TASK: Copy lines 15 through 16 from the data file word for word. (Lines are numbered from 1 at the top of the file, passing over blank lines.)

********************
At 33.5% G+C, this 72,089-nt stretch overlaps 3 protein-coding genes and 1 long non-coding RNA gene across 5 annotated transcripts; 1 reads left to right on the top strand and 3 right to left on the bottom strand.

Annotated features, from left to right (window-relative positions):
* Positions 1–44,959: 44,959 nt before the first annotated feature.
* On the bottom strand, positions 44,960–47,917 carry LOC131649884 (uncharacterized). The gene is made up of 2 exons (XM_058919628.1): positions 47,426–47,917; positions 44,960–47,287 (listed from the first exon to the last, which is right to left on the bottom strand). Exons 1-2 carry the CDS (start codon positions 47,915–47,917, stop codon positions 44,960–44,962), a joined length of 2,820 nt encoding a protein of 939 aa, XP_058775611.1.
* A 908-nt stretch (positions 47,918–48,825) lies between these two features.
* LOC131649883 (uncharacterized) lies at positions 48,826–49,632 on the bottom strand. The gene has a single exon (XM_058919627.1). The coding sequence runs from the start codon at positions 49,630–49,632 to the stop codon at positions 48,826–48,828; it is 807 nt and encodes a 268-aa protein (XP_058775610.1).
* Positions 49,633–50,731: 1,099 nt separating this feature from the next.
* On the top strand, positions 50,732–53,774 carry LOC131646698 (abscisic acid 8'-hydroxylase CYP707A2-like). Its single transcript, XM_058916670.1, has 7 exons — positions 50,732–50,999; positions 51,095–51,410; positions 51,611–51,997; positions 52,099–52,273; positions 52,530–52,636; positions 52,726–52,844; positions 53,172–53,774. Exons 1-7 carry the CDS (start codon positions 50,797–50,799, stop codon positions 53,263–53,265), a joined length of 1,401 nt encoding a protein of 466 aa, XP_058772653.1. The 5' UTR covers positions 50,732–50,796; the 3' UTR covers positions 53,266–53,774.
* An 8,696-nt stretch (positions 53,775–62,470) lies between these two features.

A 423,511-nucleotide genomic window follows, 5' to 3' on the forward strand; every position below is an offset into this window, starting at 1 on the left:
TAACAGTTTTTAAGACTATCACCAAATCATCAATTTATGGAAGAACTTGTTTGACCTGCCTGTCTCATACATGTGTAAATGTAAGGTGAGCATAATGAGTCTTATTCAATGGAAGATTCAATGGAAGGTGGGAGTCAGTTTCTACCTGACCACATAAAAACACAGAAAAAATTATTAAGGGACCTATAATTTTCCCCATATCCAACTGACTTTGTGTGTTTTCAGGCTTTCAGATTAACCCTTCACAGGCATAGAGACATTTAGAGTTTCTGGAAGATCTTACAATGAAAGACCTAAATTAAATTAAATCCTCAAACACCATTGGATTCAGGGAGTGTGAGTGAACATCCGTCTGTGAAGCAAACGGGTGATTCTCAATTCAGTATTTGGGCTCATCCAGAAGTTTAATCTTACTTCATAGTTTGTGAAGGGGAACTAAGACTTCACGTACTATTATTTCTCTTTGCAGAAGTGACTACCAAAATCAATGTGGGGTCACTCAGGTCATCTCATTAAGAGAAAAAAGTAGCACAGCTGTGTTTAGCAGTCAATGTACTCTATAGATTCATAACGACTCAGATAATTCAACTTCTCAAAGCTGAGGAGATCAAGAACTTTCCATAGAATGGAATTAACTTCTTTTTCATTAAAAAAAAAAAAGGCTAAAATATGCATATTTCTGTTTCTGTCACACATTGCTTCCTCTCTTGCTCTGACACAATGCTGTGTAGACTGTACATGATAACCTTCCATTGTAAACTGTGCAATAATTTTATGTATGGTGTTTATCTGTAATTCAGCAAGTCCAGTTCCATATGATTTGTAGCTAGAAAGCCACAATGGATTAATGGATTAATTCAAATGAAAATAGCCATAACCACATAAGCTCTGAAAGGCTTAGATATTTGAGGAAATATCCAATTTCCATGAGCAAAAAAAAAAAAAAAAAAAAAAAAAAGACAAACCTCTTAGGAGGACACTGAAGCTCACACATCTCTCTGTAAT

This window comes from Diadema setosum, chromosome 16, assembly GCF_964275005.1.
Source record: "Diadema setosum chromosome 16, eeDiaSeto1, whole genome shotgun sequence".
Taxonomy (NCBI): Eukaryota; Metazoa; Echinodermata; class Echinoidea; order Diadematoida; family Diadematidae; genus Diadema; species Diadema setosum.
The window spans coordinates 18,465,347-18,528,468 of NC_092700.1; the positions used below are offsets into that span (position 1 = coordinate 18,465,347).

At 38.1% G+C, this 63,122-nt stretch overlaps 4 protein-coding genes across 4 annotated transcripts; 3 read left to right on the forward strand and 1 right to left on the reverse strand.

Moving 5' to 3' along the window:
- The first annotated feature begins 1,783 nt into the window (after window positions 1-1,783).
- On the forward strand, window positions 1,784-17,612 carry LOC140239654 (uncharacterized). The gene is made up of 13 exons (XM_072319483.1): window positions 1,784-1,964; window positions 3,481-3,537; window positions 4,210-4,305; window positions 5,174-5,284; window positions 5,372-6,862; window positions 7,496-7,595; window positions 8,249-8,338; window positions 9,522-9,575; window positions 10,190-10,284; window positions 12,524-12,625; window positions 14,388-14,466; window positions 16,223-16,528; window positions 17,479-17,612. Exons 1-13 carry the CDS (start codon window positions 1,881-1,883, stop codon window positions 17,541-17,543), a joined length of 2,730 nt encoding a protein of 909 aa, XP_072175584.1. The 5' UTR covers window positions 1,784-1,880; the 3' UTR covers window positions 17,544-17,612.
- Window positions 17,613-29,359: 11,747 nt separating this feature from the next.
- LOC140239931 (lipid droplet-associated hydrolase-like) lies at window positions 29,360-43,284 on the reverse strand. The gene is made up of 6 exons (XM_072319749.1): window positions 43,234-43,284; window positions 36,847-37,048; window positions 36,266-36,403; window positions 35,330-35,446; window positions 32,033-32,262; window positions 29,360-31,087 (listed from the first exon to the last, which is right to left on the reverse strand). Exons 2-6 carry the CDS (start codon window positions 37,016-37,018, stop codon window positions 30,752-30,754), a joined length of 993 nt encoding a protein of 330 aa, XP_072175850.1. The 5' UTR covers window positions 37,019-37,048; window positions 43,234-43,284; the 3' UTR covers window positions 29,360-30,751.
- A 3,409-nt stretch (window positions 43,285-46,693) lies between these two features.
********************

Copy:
The window spans coordinates 18,465,347-18,528,468 of NC_092700.1; the positions used below are offsets into that span (position 1 = coordinate 18,465,347).

At 38.1% G+C, this 63,122-nt stretch overlaps 4 protein-coding genes across 4 annotated transcripts; 3 read left to right on the forward strand and 1 right to left on the reverse strand.